In case you missed the interview that DECORATI ACCESS MAGAZINE did on me recently (strange but true)...then here you go:
Q: Buzz, how did you first become interested in antiques?
My folks ran a boarding house near Hollywood in the early 1950’s and the boarders were a colorful bunch of starving actors and actresses.
One of them was Carolyn Jones, who later played “Morticia” on The Addams Family TV show:
Odd factoid: "Morticia" often invited her unemployed actor boyfriend over to mooch food off my mom (which drove her bats): his name was Aaron Spelling. Isn't that weird?
When I was writing this I Googled him and it winds up he married Carolyn Jones (for a while) before marrying Candy and having Tori, but I digress.
But isn't it glamorous that I ALMOST knew all these Hollywood stars when they were flotsam and jetsam? Ah, the glitter of Hollywood-adjacent life.
Anyhow, another of our actor/waiter boarders came from a well-to-do family in Chicago and had his room crammed with antiques he'd inherited from a relative. In lieu of cash (which he never had), he’d pay for his room and board by giving my mom an antique trinket or two every few months.
My mom would research each piece in her favorite book, “The Practical Book of Period Furniture” (which I still have) and do “show and tells” for me and my brother about what it was, why it was interesting, and how it gave us a way to “see” into the past. I’ve been “hooked” ever since.
Q: How are your antique pieces collected and how do you verify the style, period, and artisan?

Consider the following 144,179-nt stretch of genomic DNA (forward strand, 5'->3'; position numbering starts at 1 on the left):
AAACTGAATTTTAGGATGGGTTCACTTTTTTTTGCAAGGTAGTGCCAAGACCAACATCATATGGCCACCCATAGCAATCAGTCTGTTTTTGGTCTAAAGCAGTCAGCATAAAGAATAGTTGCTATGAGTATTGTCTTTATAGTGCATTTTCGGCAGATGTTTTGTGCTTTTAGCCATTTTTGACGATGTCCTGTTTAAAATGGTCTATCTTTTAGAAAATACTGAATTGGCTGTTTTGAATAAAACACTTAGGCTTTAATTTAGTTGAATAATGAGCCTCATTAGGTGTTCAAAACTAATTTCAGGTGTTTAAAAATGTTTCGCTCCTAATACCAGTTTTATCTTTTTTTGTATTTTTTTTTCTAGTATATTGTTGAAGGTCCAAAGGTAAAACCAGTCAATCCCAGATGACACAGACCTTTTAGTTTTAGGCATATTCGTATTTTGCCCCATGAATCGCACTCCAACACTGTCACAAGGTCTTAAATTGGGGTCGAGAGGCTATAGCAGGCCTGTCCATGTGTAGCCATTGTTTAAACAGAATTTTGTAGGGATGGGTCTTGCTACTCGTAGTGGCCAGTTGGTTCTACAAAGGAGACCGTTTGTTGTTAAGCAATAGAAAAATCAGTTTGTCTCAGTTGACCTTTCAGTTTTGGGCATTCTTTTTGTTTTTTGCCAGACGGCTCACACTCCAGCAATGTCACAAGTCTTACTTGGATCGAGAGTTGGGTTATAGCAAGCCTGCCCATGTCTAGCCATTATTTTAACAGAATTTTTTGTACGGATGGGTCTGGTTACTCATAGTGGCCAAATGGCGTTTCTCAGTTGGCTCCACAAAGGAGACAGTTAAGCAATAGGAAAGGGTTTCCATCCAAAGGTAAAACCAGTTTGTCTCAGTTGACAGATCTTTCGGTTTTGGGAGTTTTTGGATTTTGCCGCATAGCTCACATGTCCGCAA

The best way to collect antiques is incrementally over time, purchasing only pieces that you love and that reflect your personality and taste. Collecting antiques is like "grabbing the brass ring": when you come upon a piece that "speaks to you", buy it and add it to you collection.
Generally speaking, antiques come on the market as a result of what we call the “Three D’s: Debt, Divorce and Death”. I know this is kind of morbid, but it's a fact..
At C. Mariani, most of our important pieces are acquired through private transactions with individuals who want to discretely raise capital by liquidating one or more of their antiques. A steady stream of our business comes through European titled families that have been dealing with the Mariani family for more than a generation and have entire palazzos, villas and chateaus filled with incredible antique furniture going back generations.
But you have to be careful when dealing with Dukes, Duchesses, Viscounts, Earls, Baronesses, etc. When I first started working at C. Mariani, I hung up on a Yugoslavian “Princess” who I thought was some clown trying to punk me with a patheticly amateur Bela Lugosi accent. It wound up that Claudio Mariani had dealt with her for years and she was an important source for our new acquisitions.
We also have clients who have bought from us in the past and sell their the pieces back to us for a variety of reasons (sometimes it's to purchase another antique and other times it's because of the "3 D's": Divorce, Debt, etc.). When we buy a piece back after several years, it’s like seeing an old friend. I’ve bought and sold this pair of Maggiolini commodes twice over the past 5 years:
Pieces that we buy back or that come from known European collections are easy to vet since the provenance is already established.
Other pieces come through “spotters” that we have in Europe who locate important pieces as they become available as well as through other dealers and auctions. Those pieces require careful examination and vetting, a process that calls on your expertise in knowing periods, color, condition, shape, and style. Rare pieces that are stamped or are associated with a particular artisan require additional investigation. Below: an 18th century French Louis XV Chinoiserie Commode stamped "M. Criard", a matre Parisian ebeniste: